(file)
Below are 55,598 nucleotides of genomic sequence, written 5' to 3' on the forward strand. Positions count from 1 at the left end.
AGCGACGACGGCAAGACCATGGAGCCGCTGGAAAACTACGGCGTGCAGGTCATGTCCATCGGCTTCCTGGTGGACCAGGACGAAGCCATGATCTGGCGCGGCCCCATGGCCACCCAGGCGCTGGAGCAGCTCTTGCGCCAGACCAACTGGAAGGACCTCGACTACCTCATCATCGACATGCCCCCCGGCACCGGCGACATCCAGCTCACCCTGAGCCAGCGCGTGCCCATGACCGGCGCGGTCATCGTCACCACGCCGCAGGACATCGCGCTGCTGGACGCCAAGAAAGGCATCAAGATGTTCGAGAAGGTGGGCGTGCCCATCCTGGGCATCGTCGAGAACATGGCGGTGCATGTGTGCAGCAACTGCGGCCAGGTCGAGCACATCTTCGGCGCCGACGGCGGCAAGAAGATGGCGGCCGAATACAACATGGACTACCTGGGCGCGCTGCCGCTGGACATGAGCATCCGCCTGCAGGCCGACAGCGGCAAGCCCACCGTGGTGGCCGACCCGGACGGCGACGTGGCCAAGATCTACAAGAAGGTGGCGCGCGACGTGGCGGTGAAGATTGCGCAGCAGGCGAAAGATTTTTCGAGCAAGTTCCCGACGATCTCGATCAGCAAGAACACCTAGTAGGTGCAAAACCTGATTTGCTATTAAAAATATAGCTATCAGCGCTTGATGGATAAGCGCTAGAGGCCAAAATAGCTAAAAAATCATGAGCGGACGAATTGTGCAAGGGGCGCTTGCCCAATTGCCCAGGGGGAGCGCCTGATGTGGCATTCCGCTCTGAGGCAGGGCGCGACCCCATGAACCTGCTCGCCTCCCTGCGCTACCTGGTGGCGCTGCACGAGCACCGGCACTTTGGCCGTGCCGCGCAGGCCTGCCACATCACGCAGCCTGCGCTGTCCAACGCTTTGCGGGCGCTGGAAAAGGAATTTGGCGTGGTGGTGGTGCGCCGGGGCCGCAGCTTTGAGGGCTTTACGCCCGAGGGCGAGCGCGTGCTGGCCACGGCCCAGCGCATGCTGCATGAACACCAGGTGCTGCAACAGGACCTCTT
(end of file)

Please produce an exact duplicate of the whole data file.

Below are 55,598 nucleotides of genomic sequence, written 5' to 3' on the forward strand. Positions count from 1 at the left end.
AGCGACGACGGCAAGACCATGGAGCCGCTGGAAAACTACGGCGTGCAGGTCATGTCCATCGGCTTCCTGGTGGACCAGGACGAAGCCATGATCTGGCGCGGCCCCATGGCCACCCAGGCGCTGGAGCAGCTCTTGCGCCAGACCAACTGGAAGGACCTCGACTACCTCATCATCGACATGCCCCCCGGCACCGGCGACATCCAGCTCACCCTGAGCCAGCGCGTGCCCATGACCGGCGCGGTCATCGTCACCACGCCGCAGGACATCGCGCTGCTGGACGCCAAGAAAGGCATCAAGATGTTCGAGAAGGTGGGCGTGCCCATCCTGGGCATCGTCGAGAACATGGCGGTGCATGTGTGCAGCAACTGCGGCCAGGTCGAGCACATCTTCGGCGCCGACGGCGGCAAGAAGATGGCGGCCGAATACAACATGGACTACCTGGGCGCGCTGCCGCTGGACATGAGCATCCGCCTGCAGGCCGACAGCGGCAAGCCCACCGTGGTGGCCGACCCGGACGGCGACGTGGCCAAGATCTACAAGAAGGTGGCGCGCGACGTGGCGGTGAAGATTGCGCAGCAGGCGAAAGATTTTTCGAGCAAGTTCCCGACGATCTCGATCAGCAAGAACACCTAGTAGGTGCAAAACCTGATTTGCTATTAAAAATATAGCTATCAGCGCTTGATGGATAAGCGCTAGAGGCCAAAATAGCTAAAAAATCATGAGCGGACGAATTGTGCAAGGGGCGCTTGCCCAATTGCCCAGGGGGAGCGCCTGATGTGGCATTCCGCTCTGAGGCAGGGCGCGACCCCATGAACCTGCTCGCCTCCCTGCGCTACCTGGTGGCGCTGCACGAGCACCGGCACTTTGGCCGTGCCGCGCAGGCCTGCCACATCACGCAGCCTGCGCTGTCCAACGCTTTGCGGGCGCTGGAAAAGGAATTTGGCGTGGTGGTGGTGCGCCGGGGCCGCAGCTTTGAGGGCTTTACGCCCGAGGGCGAGCGCGTGCTGGCCACGGCCCAGCGCATGCTGCATGAACACCAGGTGCTGCAACAGGACCTCTT